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Hurricane Katrina
forces cancellation of Southern Decadence festival

Hurricane Katrina
forces cancellation of Southern Decadence festival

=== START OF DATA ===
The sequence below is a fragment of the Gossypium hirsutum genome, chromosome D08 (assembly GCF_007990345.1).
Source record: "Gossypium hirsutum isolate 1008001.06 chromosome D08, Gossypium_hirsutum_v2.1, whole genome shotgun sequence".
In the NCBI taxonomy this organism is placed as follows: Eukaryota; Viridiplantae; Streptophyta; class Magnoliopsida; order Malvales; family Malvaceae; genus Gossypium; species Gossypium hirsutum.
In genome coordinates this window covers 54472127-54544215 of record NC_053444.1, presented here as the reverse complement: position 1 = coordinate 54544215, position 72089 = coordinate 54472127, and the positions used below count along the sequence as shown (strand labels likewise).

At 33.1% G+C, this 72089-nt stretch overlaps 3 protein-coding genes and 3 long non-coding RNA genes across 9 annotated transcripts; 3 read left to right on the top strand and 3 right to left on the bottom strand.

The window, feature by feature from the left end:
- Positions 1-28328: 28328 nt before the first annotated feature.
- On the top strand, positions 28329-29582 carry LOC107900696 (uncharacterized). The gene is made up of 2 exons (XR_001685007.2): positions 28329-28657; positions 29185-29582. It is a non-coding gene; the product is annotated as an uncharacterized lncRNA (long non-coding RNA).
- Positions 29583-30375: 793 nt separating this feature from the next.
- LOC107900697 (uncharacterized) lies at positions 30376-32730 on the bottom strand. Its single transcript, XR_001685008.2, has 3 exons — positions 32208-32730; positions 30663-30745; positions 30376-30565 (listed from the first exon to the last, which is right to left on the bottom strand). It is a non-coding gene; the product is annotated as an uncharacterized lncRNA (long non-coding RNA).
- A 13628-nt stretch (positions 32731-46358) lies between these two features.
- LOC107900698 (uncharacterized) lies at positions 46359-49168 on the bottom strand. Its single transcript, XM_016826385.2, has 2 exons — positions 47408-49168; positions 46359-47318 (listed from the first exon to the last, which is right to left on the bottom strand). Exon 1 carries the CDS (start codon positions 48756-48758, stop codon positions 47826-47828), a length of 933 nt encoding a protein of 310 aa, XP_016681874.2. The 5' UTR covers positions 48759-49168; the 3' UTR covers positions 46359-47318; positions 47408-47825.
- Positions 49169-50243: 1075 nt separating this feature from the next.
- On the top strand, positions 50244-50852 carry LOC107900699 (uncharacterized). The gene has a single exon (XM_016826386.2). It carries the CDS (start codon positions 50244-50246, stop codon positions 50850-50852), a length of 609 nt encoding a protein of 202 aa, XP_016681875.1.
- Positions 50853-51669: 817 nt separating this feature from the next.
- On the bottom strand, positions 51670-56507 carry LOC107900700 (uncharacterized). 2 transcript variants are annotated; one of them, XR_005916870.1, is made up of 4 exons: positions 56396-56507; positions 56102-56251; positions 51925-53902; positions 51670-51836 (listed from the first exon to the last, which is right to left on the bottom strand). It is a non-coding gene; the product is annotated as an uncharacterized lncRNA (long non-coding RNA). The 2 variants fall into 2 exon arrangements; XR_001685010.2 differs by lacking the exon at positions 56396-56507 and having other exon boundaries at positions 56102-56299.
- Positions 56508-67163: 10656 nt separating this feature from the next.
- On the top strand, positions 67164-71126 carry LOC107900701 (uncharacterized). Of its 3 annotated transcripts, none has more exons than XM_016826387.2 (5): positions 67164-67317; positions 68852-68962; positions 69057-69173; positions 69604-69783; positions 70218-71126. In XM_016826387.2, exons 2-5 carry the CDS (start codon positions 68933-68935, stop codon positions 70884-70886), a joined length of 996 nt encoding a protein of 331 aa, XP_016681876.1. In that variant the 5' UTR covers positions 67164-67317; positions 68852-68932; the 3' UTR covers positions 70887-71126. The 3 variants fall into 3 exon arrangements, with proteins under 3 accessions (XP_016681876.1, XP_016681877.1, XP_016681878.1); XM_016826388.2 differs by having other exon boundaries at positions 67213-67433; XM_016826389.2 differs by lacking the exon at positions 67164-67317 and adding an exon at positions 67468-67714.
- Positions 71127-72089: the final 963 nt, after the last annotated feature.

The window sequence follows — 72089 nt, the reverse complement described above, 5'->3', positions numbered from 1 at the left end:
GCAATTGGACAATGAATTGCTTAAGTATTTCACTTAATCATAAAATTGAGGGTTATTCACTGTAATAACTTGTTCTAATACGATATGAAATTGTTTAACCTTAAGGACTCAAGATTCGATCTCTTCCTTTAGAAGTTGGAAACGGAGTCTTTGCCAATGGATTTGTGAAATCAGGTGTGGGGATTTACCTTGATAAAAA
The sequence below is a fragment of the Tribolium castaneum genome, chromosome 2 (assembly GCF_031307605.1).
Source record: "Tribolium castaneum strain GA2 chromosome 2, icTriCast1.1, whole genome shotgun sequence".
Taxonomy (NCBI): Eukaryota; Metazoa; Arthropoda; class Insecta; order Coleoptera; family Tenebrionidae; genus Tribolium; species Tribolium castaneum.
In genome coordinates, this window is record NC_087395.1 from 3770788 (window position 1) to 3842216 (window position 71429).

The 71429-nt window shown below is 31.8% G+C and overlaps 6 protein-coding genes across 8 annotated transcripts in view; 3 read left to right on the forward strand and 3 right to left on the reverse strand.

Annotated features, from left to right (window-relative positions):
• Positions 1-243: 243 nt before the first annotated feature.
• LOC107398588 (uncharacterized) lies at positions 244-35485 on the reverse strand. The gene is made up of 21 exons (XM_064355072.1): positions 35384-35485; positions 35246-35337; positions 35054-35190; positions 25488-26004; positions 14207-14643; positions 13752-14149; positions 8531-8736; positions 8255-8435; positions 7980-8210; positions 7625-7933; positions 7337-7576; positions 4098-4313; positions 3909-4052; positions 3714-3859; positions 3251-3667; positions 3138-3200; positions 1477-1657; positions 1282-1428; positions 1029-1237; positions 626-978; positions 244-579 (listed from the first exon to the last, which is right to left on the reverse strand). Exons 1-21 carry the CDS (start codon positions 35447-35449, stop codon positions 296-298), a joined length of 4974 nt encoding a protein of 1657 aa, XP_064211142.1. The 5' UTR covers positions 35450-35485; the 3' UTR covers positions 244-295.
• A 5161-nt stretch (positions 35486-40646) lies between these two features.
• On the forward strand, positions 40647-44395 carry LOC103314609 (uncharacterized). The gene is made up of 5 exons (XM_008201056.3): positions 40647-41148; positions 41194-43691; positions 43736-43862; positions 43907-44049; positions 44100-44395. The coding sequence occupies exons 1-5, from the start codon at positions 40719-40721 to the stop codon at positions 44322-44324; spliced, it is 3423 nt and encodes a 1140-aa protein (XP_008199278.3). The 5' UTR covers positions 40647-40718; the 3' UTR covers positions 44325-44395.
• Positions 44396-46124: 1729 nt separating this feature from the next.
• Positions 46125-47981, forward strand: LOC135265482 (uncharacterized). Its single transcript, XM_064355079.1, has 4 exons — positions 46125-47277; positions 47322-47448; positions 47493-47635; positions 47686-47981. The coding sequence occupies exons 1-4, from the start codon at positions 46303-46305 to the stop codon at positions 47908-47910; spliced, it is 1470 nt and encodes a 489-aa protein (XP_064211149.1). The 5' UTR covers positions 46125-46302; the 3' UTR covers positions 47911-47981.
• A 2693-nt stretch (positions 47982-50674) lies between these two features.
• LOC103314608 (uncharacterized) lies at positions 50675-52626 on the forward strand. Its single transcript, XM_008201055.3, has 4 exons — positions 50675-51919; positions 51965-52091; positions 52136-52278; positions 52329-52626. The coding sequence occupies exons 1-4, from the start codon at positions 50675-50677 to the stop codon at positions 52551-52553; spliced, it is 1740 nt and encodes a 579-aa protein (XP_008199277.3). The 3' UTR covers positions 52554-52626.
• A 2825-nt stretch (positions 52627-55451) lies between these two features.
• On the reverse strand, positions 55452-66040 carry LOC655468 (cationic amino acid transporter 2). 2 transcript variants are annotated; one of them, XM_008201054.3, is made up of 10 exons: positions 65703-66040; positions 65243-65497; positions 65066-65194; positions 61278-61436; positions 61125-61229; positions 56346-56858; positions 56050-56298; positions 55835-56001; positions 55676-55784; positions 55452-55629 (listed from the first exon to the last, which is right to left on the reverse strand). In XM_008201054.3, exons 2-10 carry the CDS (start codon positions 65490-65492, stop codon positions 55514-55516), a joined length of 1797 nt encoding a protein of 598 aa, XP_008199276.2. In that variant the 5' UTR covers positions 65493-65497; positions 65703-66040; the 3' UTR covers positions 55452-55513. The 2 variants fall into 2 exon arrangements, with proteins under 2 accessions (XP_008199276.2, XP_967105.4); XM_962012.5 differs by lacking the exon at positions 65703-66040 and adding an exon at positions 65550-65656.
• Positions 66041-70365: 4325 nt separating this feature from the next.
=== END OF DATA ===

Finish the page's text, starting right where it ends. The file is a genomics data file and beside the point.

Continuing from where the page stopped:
With floodwaters now rising around New Orleans's gay French Quarter and devastation throughout the region in the wake of Hurricane Katrina, it is becoming apparent that anyone trying to attend this weekend's Southern Decadence gay festival is unlikely to be able to get into the city. Levees surrounding the below-sea-level city were being breached Tuesday afternoon, inundating neighborhoods and prompting helicopter rescues of people trapped on rooftops. At last count there were more than 70 people killed by the powerful storm. With the flood disaster expanding and the prospect of power not being restored for perhaps four to six weeks, it's clear that the Big Easy is in no condition to host the estimated 125,000 revelers that had planned to attend this weekend's festival. Instead, gay men and lesbians from across the country were wondering how they could help--either by donating money or manpower. Raymond Lockett of Washington, D.C., said he and a group of friends from the Northeast decided Tuesday morning that Katrina's devastation was just too horrible to even think about going. "Oh, no, no, no. Are you kidding? I've been trying to cancel my reservations all morning," he said. A message posted on the Southern Decadence Yahoo Group says it is "inconceivable" that any part of the event will take place this weekend. And officials are currently preventing anyone--including New Orleans residents--from coming into the city. Southern Decadence began in 1972 as a going-away party. It has since grown into a massive end-of-summer celebration of gay music and culture. The Southern Decadence Web site estimates that the event brings in $100 million to the New Orleans economy. (Steve Newman/Sirius OutQ News)

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